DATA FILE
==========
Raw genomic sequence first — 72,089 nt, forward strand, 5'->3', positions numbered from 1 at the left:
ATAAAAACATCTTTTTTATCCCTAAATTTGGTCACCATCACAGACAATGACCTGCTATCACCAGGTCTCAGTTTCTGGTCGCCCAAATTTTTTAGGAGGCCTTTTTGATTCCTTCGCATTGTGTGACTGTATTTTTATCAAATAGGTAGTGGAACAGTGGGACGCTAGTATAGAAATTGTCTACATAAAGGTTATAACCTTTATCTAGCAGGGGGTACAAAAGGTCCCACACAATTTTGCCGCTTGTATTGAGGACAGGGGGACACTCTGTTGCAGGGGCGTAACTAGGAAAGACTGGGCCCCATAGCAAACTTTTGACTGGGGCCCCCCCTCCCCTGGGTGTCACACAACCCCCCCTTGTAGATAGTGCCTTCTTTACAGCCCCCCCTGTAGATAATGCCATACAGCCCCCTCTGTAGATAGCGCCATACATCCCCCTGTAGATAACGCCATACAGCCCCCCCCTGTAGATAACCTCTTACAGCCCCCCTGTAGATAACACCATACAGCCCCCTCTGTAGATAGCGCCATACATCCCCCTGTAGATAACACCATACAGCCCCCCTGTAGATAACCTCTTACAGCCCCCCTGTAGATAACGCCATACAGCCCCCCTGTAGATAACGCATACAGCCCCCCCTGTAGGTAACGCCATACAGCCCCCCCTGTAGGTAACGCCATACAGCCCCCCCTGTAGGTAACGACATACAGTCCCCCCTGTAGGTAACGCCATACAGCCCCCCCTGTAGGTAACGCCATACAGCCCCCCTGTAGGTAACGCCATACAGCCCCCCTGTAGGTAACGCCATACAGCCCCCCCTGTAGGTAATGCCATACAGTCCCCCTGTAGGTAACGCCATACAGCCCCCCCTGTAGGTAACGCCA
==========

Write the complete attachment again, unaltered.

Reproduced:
Raw genomic sequence first — 72,089 nt, forward strand, 5'->3', positions numbered from 1 at the left:
ATAAAAACATCTTTTTTATCCCTAAATTTGGTCACCATCACAGACAATGACCTGCTATCACCAGGTCTCAGTTTCTGGTCGCCCAAATTTTTTAGGAGGCCTTTTTGATTCCTTCGCATTGTGTGACTGTATTTTTATCAAATAGGTAGTGGAACAGTGGGACGCTAGTATAGAAATTGTCTACATAAAGGTTATAACCTTTATCTAGCAGGGGGTACAAAAGGTCCCACACAATTTTGCCGCTTGTATTGAGGACAGGGGGACACTCTGTTGCAGGGGCGTAACTAGGAAAGACTGGGCCCCATAGCAAACTTTTGACTGGGGCCCCCCCTCCCCTGGGTGTCACACAACCCCCCCTTGTAGATAGTGCCTTCTTTACAGCCCCCCCTGTAGATAATGCCATACAGCCCCCTCTGTAGATAGCGCCATACATCCCCCTGTAGATAACGCCATACAGCCCCCCCCTGTAGATAACCTCTTACAGCCCCCCTGTAGATAACACCATACAGCCCCCTCTGTAGATAGCGCCATACATCCCCCTGTAGATAACACCATACAGCCCCCCTGTAGATAACCTCTTACAGCCCCCCTGTAGATAACGCCATACAGCCCCCCTGTAGATAACGCATACAGCCCCCCCTGTAGGTAACGCCATACAGCCCCCCCTGTAGGTAACGCCATACAGCCCCCCCTGTAGGTAACGACATACAGTCCCCCCTGTAGGTAACGCCATACAGCCCCCCCTGTAGGTAACGCCATACAGCCCCCCTGTAGGTAACGCCATACAGCCCCCCTGTAGGTAACGCCATACAGCCCCCCCTGTAGGTAATGCCATACAGTCCCCCTGTAGGTAACGCCATACAGCCCCCCCTGTAGGTAACGCCA